Date: 14 September 2021 Source: Office of the Minister for Conservation
“Ensuring the survival of these iconic trees for future generations means doing everything we can to prevent the potential spread of kauri dieback disease,” Kiri Allan said.
“But prior to the latest Level 4 lockdown park closures in the region to stop inadvertent spread saw increased numbers of people getting out into other areas and that’s also had an impact.
“The project we are backing, with a $1.9 million funding boost through Jobs for Nature, is an extension of Auckland Council’s current regional kauri dieback programme in the Waitakeres.
“It is being led by Auckland Council with support from Te Kawerau ā Maki and is expected to employ 12 people over a two-year period.
“Work being carried out includes upgrading some tracks in kauri areas to enable them to re-open, along with maintenance work on tracks in areas impacted by higher recreational use.
“Having people keep to paths and boardwalks mean less damage to sensitive tree roots and prevent the movement of contaminated soil, ensuring the best possible protection of our fantastic kauri while also delivering green space recreational opportunities in New Zealand’s largest city.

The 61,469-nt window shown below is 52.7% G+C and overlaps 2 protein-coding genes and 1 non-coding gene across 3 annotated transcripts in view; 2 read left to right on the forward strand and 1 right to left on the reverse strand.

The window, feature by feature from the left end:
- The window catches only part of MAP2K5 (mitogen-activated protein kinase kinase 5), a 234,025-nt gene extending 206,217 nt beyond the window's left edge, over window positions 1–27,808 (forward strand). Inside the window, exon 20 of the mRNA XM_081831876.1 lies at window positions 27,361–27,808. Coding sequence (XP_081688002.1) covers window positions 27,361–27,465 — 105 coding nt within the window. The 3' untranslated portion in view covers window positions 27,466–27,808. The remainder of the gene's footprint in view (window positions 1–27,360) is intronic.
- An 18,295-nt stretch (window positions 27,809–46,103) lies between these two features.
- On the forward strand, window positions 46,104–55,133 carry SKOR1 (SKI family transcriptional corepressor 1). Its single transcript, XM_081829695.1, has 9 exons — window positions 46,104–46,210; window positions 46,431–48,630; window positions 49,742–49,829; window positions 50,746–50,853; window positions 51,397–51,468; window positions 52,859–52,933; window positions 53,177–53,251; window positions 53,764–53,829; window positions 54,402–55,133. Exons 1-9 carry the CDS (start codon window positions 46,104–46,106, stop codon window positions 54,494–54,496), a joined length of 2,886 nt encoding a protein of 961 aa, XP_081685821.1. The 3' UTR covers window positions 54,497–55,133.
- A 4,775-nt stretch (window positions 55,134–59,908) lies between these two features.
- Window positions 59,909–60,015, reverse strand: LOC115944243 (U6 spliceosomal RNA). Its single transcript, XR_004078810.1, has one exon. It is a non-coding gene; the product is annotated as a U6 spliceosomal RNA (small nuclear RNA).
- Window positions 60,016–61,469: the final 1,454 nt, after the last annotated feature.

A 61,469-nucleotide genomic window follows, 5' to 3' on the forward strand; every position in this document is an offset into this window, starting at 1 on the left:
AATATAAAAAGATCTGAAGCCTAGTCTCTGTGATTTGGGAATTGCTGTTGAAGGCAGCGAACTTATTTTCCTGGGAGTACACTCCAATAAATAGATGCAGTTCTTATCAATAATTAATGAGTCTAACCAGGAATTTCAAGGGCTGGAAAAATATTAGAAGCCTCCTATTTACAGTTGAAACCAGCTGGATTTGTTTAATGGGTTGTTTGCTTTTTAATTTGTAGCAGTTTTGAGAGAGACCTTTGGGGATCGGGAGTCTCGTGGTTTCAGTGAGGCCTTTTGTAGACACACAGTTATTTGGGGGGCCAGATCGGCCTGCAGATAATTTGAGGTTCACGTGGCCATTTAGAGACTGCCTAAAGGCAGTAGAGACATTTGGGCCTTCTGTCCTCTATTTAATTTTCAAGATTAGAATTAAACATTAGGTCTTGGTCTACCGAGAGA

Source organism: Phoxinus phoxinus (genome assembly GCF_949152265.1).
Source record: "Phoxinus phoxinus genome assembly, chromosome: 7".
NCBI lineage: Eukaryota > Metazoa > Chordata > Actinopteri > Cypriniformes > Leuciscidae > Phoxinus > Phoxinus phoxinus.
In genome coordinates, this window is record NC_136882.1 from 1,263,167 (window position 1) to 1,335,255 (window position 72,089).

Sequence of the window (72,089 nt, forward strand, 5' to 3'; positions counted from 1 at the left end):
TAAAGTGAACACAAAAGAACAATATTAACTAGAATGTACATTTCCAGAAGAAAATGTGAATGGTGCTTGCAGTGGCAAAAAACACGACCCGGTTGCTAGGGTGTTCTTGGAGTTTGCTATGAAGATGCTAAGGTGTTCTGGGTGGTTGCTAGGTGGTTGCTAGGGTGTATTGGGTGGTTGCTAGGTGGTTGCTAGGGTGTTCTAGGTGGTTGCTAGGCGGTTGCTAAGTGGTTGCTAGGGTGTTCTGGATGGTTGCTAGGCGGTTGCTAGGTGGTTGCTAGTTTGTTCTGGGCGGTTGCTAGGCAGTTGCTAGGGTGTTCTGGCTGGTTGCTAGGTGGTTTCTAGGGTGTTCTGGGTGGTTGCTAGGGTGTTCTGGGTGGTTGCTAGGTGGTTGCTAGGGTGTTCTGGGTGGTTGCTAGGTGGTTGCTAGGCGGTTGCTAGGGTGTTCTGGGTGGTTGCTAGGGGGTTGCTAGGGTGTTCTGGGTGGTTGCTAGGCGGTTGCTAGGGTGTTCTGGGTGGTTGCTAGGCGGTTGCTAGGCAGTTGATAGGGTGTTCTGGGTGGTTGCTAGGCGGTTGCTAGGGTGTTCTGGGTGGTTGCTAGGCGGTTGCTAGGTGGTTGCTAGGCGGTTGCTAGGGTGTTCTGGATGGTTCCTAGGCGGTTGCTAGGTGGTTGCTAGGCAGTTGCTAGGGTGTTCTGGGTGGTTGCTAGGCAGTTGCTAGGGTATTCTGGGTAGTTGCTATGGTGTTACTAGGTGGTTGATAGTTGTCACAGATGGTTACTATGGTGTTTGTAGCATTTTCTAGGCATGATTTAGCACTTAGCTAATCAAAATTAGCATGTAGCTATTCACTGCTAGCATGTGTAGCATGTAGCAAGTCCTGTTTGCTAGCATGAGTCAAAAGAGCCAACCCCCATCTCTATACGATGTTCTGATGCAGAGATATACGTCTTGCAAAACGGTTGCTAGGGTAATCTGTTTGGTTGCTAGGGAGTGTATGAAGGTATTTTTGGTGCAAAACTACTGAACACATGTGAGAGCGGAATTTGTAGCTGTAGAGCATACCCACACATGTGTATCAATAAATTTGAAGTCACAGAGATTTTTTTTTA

“This initiative will not only get local communities out in the natural environment without the risk of harming endangered native flora but also creates jobs in communities that really need them, a core part of our recovery plan as we lay the foundations for the post-COVID future,” Kiri Allan said.
Associate Minister for the Environment James Shaw said our Kauri forests were an incredibly important taonga for Aotearoa New Zealand. “Today’s announcement will expand Auckland Council’s work to help ensure these special trees remain standing, healthy, and strong,” he said.
He noted that today’s announcement also helps to advance the commitments in the Cooperation Agreement between Labour and the Green Party to protect Kauri.
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